Importantly for biophysical researchers, the questionnaire is simple enough for stakeholders to do it themselves. “You don’t need a social scientist to sit with you to fill out the questionnaire,” says MS. “Every six months you can sit scientists and stakeholders down together and discuss what’s changed and how they see things now.”
The 12 questions are grouped under three headings from the work of Donald Schön: problem framing (how a problem is understood in a particular social context), improvisation (what changes in how the problems is framed, and how that influences science choices) and implementation (context specific issues of timing, sequencing and practices).
Both problem framing and improvisation use the first four questions. The remaining questions apply to implementation.
|Explanatory Variables||Influencing Factors|
|Problem Framing – ask in co-design and co-development|
Improvisation – ask six-monthly
|Motivation||What matters, to whom, and why?|
|Power||Who controls what (in relation to the perceived problem); and what, by contrast, are considered ‘given'?|
|Whose expertise is considered relevant, is trusted, is needed?|
|Legitimacy||Who are the arbiters of how the problem is framed, and how ‘success' will be judged?|
|Implementation – ask six-monthly||Materiality||What hard or social infrastructure is particular to this setting?|
|What access to tools, methods and finance might be particular to this setting?|
|Competence||What range and depth of knowledge and skills is particular to practitioners in this setting?|
|What aptitudes and history of practice is particular to practitioners in this setting?|
|Meaning||What has value in this setting?|
|What needs to be true for ideas or practices to “make sense” in this setting?|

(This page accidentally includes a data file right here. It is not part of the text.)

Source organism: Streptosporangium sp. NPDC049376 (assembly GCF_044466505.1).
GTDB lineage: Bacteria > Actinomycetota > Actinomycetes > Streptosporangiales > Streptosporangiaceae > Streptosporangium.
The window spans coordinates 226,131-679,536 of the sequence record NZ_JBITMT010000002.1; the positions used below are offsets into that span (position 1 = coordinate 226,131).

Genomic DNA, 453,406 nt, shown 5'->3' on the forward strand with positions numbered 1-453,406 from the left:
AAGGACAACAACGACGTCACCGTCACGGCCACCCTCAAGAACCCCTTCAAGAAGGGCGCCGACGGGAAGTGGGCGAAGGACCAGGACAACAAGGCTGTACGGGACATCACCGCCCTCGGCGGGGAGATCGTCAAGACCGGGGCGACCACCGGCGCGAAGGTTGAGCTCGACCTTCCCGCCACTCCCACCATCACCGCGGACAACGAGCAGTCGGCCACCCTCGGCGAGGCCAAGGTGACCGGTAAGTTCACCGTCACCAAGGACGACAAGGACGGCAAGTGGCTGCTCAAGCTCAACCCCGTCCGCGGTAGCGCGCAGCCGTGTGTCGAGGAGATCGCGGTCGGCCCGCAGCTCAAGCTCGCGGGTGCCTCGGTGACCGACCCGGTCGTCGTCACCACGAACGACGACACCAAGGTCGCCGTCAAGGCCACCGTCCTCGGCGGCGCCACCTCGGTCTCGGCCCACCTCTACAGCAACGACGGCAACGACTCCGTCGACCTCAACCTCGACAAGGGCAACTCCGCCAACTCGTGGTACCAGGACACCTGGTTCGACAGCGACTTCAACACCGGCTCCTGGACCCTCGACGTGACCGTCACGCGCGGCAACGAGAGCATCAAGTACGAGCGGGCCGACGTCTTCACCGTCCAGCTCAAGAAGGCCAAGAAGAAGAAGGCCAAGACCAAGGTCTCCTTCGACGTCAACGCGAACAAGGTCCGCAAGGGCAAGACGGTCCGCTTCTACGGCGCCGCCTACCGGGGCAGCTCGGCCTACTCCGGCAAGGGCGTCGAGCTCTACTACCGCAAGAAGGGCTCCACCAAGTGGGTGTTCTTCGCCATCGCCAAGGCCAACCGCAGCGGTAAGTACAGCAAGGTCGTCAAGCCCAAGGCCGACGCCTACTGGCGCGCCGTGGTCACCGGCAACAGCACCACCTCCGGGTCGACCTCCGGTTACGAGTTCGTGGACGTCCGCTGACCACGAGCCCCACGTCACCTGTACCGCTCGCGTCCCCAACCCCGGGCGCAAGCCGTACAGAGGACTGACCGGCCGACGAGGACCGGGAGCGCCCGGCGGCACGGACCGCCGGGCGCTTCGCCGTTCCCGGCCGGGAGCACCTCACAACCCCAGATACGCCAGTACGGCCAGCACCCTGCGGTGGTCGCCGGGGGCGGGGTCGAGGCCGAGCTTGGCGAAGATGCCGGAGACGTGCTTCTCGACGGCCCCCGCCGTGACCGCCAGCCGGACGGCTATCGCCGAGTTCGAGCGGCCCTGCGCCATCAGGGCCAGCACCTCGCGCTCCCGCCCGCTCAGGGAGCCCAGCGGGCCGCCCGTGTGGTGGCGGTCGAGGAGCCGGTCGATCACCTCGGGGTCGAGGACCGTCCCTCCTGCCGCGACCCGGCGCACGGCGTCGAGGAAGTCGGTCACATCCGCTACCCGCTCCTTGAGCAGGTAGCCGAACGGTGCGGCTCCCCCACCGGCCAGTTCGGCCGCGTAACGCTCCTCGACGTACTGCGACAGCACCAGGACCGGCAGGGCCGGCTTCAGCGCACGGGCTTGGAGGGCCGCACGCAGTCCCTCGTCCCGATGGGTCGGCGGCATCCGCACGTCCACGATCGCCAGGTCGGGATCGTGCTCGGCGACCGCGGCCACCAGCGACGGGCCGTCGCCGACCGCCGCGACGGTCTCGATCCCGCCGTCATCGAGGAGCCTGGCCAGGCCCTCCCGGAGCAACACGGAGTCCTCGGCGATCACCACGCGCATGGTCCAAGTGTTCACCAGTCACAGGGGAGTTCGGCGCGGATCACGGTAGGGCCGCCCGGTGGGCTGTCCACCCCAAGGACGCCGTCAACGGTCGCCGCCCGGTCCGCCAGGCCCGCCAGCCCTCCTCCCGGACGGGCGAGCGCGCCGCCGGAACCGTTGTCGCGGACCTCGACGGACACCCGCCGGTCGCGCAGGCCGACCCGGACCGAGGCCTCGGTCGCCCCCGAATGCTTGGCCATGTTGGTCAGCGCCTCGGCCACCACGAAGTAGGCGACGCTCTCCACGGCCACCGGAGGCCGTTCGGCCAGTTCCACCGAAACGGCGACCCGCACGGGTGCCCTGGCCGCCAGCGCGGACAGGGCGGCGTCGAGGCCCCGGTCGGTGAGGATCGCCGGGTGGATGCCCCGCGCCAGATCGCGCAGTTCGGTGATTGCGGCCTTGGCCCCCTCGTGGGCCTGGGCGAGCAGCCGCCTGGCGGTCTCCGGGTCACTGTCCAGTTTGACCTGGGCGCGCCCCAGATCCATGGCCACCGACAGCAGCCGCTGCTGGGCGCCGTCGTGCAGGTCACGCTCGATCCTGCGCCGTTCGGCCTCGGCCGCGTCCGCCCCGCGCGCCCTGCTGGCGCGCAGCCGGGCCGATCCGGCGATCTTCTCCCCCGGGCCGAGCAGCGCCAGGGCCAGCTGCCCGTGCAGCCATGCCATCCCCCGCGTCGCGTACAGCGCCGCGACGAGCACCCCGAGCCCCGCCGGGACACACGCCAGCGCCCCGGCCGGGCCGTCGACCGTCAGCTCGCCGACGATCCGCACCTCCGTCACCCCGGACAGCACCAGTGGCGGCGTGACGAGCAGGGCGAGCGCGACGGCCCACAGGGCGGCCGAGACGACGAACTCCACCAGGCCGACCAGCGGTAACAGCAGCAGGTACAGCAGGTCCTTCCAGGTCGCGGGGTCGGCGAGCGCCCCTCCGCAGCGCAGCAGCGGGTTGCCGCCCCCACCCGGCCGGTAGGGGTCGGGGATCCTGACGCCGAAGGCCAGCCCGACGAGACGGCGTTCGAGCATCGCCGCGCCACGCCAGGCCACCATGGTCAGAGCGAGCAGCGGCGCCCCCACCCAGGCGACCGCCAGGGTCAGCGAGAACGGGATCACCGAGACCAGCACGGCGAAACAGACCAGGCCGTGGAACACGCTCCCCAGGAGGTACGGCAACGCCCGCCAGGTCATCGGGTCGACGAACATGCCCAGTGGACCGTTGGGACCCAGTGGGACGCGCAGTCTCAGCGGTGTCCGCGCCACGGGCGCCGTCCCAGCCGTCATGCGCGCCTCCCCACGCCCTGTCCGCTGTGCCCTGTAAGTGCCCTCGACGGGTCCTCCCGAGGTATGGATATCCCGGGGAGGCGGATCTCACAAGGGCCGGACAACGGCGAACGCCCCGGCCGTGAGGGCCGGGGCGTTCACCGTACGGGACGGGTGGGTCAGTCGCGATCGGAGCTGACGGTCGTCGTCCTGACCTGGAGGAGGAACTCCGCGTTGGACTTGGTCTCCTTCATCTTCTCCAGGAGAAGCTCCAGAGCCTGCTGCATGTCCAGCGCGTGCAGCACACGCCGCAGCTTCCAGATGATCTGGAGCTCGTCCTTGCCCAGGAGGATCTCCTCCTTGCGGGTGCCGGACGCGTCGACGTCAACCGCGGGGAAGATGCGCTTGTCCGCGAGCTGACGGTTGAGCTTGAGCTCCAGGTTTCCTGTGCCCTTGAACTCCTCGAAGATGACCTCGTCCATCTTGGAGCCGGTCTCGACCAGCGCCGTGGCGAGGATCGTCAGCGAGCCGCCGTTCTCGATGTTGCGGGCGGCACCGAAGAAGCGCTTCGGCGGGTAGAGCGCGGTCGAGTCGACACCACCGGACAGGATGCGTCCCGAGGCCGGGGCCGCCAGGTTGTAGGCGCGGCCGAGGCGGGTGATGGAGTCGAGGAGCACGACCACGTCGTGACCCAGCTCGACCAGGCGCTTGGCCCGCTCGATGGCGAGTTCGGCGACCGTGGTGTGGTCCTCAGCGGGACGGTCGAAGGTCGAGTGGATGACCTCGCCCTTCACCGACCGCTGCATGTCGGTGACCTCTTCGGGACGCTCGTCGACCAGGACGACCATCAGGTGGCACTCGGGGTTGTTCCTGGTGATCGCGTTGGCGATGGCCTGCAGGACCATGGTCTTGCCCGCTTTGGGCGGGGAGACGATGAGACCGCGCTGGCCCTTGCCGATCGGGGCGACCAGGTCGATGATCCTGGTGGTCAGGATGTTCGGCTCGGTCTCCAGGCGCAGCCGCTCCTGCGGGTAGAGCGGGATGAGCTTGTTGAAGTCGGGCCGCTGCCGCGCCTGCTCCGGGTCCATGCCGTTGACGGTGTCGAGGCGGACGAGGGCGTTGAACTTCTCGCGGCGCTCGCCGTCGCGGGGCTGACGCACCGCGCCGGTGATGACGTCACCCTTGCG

|History||What factors in this moment in history might influence how the science is carried out or applied in the setting?|
|What factors might be influencing the urgency or sequencing of how the science is carried out or applied in the setting?|
For research that aims to demonstrate impact – such as the adoption of a tool or changing practices – social variables that influence behaviour and decisions can be make or break.
“It’s a challenge to make impact from science, to scale from a pilot to regional study, from catchment to country,” says MS. “If you want to take research from one location to hundreds of other locations, you need to understand more about the different contexts than just the biophysical.”
“This process can help biophysical scientists understand how to use social science tools to increase their research impact.”
MS’s research has now moved into a third phase, after winning MBIE Endeavor funding for a five-year project to co-develop new irrigation tools with farmers.
“It started as a project on 5 or 6 farms, and now we’re looking at what it means for the whole country. Now we understand the social factors, can we scale up to enable uptake? How can we affect the system surrounding the farmer, to affect what is happening on farm?”
“I think the reason this project got MBIE funding is because we used social science as a lens to think about impact differently.”